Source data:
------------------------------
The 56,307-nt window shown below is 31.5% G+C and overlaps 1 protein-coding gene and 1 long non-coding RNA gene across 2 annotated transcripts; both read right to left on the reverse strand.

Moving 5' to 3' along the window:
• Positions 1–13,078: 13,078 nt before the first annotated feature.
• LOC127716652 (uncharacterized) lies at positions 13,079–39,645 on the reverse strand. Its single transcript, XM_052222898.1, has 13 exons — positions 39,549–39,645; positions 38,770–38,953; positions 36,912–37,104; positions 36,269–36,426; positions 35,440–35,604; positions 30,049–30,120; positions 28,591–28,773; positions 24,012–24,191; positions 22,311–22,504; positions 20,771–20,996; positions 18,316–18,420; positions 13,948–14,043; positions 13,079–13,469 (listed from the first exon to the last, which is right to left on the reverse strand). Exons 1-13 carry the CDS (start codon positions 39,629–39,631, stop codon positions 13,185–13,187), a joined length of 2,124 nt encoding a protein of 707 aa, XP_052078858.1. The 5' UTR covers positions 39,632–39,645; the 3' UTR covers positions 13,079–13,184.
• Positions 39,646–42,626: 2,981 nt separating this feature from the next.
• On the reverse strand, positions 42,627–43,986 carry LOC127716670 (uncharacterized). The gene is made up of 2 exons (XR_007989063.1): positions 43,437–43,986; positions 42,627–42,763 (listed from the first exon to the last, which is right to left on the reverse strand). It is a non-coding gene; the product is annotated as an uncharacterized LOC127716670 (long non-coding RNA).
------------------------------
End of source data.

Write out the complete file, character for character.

The 56,307-nt window shown below is 31.5% G+C and overlaps 1 protein-coding gene and 1 long non-coding RNA gene across 2 annotated transcripts; both read right to left on the reverse strand.

Moving 5' to 3' along the window:
• Positions 1–13,078: 13,078 nt before the first annotated feature.
• LOC127716652 (uncharacterized) lies at positions 13,079–39,645 on the reverse strand. Its single transcript, XM_052222898.1, has 13 exons — positions 39,549–39,645; positions 38,770–38,953; positions 36,912–37,104; positions 36,269–36,426; positions 35,440–35,604; positions 30,049–30,120; positions 28,591–28,773; positions 24,012–24,191; positions 22,311–22,504; positions 20,771–20,996; positions 18,316–18,420; positions 13,948–14,043; positions 13,079–13,469 (listed from the first exon to the last, which is right to left on the reverse strand). Exons 1-13 carry the CDS (start codon positions 39,629–39,631, stop codon positions 13,185–13,187), a joined length of 2,124 nt encoding a protein of 707 aa, XP_052078858.1. The 5' UTR covers positions 39,632–39,645; the 3' UTR covers positions 13,079–13,184.
• Positions 39,646–42,626: 2,981 nt separating this feature from the next.
• On the reverse strand, positions 42,627–43,986 carry LOC127716670 (uncharacterized). The gene is made up of 2 exons (XR_007989063.1): positions 43,437–43,986; positions 42,627–42,763 (listed from the first exon to the last, which is right to left on the reverse strand). It is a non-coding gene; the product is annotated as an uncharacterized LOC127716670 (long non-coding RNA).